Through a glass darkly

The outlook for banks, thrifts and credit unions still reflects recession’s impact on the economy. It’s not a pretty picture.
By Frank Maley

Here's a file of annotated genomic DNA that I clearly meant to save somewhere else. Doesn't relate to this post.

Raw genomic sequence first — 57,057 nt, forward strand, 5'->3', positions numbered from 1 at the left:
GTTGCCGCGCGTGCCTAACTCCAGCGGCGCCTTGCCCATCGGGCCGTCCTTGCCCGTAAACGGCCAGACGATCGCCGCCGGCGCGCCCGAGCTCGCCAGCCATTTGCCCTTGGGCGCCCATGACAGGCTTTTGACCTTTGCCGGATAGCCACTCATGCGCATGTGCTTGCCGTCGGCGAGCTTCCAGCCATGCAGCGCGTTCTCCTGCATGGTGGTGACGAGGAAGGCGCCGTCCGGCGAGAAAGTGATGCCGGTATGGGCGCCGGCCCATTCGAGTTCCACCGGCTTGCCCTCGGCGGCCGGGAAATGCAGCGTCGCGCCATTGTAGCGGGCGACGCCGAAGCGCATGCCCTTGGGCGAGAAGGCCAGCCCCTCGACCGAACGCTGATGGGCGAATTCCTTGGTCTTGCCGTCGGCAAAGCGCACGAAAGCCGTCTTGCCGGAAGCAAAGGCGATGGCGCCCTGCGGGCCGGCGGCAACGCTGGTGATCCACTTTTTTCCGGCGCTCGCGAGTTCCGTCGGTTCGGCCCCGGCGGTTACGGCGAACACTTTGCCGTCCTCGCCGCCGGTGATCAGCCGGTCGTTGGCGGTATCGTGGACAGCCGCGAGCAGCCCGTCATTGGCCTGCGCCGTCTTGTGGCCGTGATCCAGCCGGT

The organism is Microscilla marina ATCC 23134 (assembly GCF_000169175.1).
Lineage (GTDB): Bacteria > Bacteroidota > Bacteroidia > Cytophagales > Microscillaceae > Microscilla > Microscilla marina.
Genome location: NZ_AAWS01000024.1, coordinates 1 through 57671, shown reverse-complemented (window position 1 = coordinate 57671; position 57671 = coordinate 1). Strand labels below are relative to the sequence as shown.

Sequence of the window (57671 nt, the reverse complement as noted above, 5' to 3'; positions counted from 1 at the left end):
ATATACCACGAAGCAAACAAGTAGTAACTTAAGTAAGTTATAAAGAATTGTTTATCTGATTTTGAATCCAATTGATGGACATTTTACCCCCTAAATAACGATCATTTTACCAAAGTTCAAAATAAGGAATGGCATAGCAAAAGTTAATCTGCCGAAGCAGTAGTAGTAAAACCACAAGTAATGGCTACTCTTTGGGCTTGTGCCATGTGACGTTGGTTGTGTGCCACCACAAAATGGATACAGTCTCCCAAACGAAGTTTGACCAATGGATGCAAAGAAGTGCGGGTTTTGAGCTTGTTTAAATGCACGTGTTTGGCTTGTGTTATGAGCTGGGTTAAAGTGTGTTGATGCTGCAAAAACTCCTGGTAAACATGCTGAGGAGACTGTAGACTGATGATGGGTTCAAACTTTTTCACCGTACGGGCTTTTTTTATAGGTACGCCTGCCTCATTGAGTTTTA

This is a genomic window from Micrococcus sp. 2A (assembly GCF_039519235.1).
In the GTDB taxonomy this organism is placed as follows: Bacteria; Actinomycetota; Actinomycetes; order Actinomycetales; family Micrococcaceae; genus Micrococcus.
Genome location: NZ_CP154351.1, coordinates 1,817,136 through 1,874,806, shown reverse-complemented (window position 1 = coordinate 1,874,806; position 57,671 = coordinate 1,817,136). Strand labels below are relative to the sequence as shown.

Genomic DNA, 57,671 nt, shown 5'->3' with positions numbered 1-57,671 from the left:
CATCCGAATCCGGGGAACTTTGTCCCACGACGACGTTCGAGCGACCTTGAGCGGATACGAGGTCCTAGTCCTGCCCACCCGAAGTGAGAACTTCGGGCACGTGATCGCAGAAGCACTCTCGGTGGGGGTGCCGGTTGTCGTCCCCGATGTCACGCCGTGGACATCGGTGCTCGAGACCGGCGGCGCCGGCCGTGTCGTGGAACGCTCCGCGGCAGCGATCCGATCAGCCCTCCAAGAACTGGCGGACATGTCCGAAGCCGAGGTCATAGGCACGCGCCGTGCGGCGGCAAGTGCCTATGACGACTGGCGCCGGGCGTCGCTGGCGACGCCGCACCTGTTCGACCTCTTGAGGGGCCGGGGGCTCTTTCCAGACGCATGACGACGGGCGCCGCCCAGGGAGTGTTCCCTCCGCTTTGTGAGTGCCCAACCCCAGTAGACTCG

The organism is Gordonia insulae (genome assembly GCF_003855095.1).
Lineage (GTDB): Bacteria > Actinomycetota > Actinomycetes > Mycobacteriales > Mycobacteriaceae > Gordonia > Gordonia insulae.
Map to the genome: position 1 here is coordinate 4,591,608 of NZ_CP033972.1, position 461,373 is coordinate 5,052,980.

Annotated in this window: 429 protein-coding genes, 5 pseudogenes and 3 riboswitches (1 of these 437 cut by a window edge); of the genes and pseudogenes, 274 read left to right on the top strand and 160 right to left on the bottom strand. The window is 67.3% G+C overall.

More than a year and a half after the great financial meltdown of 2008, many North Carolina banks, thrifts and credit unions are still in hot water. The nationwide recession might be over, as far as some economists are concerned, but a multitude of financial insti- tutions are still bedeviled by sour loans, a dearth of creditworthy borrowers, an ailing real-estate market and high unemployment. Almost half — 46 — of the Financial 100, the largest banks, thrifts and credit unions based in North Carolina, posted a net loss last year, up from 31 the year before. Tar Heel banks, in the aggregate, are worse off than they were a year ago, according to Ray Grace, the state’s deputy commissioner of banks. “As deep and persistent as this recession has been, it would not be reasonable to expect otherwise. Banks are wed to the economy, and this has just been a dreadful slog.” Things likely will remain that way for the industry the rest of this year, he adds. “I’m an innately optimistic person. But for the last year and a half or two years, I’ve felt little reason to feel optimism.”